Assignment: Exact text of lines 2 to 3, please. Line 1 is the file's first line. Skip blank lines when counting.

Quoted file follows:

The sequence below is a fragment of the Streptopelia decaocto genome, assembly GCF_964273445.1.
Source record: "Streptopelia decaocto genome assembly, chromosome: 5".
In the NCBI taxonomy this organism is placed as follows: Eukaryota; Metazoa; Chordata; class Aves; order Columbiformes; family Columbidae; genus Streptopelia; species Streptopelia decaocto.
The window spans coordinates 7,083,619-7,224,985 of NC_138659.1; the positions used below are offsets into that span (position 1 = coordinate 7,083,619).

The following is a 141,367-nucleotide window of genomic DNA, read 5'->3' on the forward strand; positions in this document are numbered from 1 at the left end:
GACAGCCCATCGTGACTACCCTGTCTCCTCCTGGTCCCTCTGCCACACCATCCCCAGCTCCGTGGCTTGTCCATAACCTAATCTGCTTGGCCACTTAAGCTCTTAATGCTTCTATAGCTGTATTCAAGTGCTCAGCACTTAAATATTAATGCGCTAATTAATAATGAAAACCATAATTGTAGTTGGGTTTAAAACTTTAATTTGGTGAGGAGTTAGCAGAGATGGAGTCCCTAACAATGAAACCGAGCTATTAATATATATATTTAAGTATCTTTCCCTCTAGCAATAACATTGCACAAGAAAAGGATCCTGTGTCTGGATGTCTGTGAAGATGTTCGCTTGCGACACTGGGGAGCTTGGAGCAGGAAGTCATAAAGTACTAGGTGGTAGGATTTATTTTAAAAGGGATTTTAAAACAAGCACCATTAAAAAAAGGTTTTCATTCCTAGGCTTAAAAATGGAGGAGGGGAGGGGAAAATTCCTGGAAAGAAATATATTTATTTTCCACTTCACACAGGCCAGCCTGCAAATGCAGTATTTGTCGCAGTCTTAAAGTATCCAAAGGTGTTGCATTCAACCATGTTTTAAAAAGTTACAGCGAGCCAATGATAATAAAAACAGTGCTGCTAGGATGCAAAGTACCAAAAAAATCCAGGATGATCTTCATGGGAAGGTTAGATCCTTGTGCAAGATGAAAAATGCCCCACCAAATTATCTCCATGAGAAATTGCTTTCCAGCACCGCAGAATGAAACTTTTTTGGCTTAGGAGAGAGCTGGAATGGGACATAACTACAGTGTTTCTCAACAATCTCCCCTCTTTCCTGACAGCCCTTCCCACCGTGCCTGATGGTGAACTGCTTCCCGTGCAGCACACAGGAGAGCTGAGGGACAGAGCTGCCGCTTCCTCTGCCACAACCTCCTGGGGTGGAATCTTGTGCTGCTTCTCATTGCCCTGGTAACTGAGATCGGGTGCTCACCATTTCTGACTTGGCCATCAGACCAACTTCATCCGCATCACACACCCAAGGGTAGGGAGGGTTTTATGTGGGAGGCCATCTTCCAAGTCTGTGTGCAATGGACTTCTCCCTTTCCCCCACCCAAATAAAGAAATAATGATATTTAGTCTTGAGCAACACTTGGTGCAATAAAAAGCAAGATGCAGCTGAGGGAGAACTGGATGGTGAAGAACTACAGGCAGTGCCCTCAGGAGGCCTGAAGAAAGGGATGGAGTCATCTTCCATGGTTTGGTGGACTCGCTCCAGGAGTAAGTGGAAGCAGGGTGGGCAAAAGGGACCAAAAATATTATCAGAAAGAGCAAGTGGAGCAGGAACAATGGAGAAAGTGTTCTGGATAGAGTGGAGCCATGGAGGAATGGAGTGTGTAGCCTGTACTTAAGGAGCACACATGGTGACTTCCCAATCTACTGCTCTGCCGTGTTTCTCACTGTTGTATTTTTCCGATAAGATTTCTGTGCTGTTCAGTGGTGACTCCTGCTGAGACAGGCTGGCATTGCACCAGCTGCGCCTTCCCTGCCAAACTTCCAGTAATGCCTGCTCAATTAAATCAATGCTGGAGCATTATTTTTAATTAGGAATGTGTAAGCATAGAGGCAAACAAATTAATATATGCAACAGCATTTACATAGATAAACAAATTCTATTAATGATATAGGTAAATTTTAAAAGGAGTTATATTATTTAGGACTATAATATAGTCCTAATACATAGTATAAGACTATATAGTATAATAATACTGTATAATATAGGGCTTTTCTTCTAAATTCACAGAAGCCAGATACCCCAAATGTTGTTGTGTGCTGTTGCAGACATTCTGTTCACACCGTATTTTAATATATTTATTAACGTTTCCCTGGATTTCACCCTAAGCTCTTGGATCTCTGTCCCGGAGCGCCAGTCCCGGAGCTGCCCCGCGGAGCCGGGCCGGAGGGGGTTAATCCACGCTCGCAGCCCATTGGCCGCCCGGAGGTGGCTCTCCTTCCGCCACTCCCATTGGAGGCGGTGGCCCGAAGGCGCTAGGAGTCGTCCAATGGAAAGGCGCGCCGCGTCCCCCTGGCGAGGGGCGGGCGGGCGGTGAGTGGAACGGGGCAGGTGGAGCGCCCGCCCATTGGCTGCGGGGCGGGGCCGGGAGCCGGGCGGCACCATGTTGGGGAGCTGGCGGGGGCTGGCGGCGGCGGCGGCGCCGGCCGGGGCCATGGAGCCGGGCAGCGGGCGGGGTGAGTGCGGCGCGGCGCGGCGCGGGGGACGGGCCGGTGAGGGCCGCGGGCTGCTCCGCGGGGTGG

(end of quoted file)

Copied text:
Source record: "Streptopelia decaocto genome assembly, chromosome: 5".
In the NCBI taxonomy this organism is placed as follows: Eukaryota; Metazoa; Chordata; class Aves; order Columbiformes; family Columbidae; genus Streptopelia; species Streptopelia decaocto.